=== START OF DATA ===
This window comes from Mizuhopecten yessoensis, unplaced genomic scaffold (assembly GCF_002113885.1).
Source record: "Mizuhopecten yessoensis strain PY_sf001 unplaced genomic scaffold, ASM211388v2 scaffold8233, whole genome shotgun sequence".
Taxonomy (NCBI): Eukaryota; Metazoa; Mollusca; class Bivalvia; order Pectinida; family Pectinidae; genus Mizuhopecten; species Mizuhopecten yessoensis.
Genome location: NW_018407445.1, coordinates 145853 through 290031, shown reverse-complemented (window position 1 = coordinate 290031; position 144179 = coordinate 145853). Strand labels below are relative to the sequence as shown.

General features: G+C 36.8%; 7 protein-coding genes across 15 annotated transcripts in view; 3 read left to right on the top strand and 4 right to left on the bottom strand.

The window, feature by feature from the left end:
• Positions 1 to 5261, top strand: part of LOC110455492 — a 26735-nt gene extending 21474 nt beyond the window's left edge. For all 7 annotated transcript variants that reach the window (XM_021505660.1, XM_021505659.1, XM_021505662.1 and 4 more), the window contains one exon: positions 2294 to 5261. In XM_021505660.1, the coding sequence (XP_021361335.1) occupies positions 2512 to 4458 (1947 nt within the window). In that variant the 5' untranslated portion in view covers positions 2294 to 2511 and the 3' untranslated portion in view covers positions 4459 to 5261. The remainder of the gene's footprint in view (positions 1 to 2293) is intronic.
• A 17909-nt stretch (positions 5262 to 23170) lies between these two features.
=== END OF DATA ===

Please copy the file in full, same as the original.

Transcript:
This window comes from Mizuhopecten yessoensis, unplaced genomic scaffold (assembly GCF_002113885.1).
Source record: "Mizuhopecten yessoensis strain PY_sf001 unplaced genomic scaffold, ASM211388v2 scaffold8233, whole genome shotgun sequence".
Taxonomy (NCBI): Eukaryota; Metazoa; Mollusca; class Bivalvia; order Pectinida; family Pectinidae; genus Mizuhopecten; species Mizuhopecten yessoensis.
Genome location: NW_018407445.1, coordinates 145853 through 290031, shown reverse-complemented (window position 1 = coordinate 290031; position 144179 = coordinate 145853). Strand labels below are relative to the sequence as shown.

General features: G+C 36.8%; 7 protein-coding genes across 15 annotated transcripts in view; 3 read left to right on the top strand and 4 right to left on the bottom strand.

The window, feature by feature from the left end:
• Positions 1 to 5261, top strand: part of LOC110455492 — a 26735-nt gene extending 21474 nt beyond the window's left edge. For all 7 annotated transcript variants that reach the window (XM_021505660.1, XM_021505659.1, XM_021505662.1 and 4 more), the window contains one exon: positions 2294 to 5261. In XM_021505660.1, the coding sequence (XP_021361335.1) occupies positions 2512 to 4458 (1947 nt within the window). In that variant the 5' untranslated portion in view covers positions 2294 to 2511 and the 3' untranslated portion in view covers positions 4459 to 5261. The remainder of the gene's footprint in view (positions 1 to 2293) is intronic.
• A 17909-nt stretch (positions 5262 to 23170) lies between these two features.